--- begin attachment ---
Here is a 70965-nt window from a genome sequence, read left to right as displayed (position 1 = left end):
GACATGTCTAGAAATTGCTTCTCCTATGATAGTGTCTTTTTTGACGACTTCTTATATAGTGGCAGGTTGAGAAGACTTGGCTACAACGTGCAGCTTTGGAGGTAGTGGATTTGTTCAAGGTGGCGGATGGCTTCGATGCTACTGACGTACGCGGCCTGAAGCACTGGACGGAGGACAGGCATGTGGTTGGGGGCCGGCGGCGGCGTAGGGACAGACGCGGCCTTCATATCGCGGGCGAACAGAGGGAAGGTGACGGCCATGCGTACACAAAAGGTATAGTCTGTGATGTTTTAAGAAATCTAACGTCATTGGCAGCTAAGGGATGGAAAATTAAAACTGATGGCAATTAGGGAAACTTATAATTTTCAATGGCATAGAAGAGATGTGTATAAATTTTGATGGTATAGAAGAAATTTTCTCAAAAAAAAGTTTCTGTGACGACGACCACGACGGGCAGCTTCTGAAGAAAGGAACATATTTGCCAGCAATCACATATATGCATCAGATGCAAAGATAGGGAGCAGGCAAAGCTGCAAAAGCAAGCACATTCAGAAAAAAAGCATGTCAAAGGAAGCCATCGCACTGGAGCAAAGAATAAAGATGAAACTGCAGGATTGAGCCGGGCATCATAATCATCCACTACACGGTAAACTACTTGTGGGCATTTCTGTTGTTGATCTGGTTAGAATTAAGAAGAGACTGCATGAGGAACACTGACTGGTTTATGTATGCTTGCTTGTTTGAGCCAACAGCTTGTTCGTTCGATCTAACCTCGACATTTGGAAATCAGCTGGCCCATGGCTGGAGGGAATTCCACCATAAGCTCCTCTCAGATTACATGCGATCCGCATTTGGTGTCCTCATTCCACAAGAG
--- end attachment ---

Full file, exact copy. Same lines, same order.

Here is a 70965-nt window from a genome sequence, read left to right as displayed (position 1 = left end):
GACATGTCTAGAAATTGCTTCTCCTATGATAGTGTCTTTTTTGACGACTTCTTATATAGTGGCAGGTTGAGAAGACTTGGCTACAACGTGCAGCTTTGGAGGTAGTGGATTTGTTCAAGGTGGCGGATGGCTTCGATGCTACTGACGTACGCGGCCTGAAGCACTGGACGGAGGACAGGCATGTGGTTGGGGGCCGGCGGCGGCGTAGGGACAGACGCGGCCTTCATATCGCGGGCGAACAGAGGGAAGGTGACGGCCATGCGTACACAAAAGGTATAGTCTGTGATGTTTTAAGAAATCTAACGTCATTGGCAGCTAAGGGATGGAAAATTAAAACTGATGGCAATTAGGGAAACTTATAATTTTCAATGGCATAGAAGAGATGTGTATAAATTTTGATGGTATAGAAGAAATTTTCTCAAAAAAAAGTTTCTGTGACGACGACCACGACGGGCAGCTTCTGAAGAAAGGAACATATTTGCCAGCAATCACATATATGCATCAGATGCAAAGATAGGGAGCAGGCAAAGCTGCAAAAGCAAGCACATTCAGAAAAAAAGCATGTCAAAGGAAGCCATCGCACTGGAGCAAAGAATAAAGATGAAACTGCAGGATTGAGCCGGGCATCATAATCATCCACTACACGGTAAACTACTTGTGGGCATTTCTGTTGTTGATCTGGTTAGAATTAAGAAGAGACTGCATGAGGAACACTGACTGGTTTATGTATGCTTGCTTGTTTGAGCCAACAGCTTGTTCGTTCGATCTAACCTCGACATTTGGAAATCAGCTGGCCCATGGCTGGAGGGAATTCCACCATAAGCTCCTCTCAGATTACATGCGATCCGCATTTGGTGTCCTCATTCCACAAGAG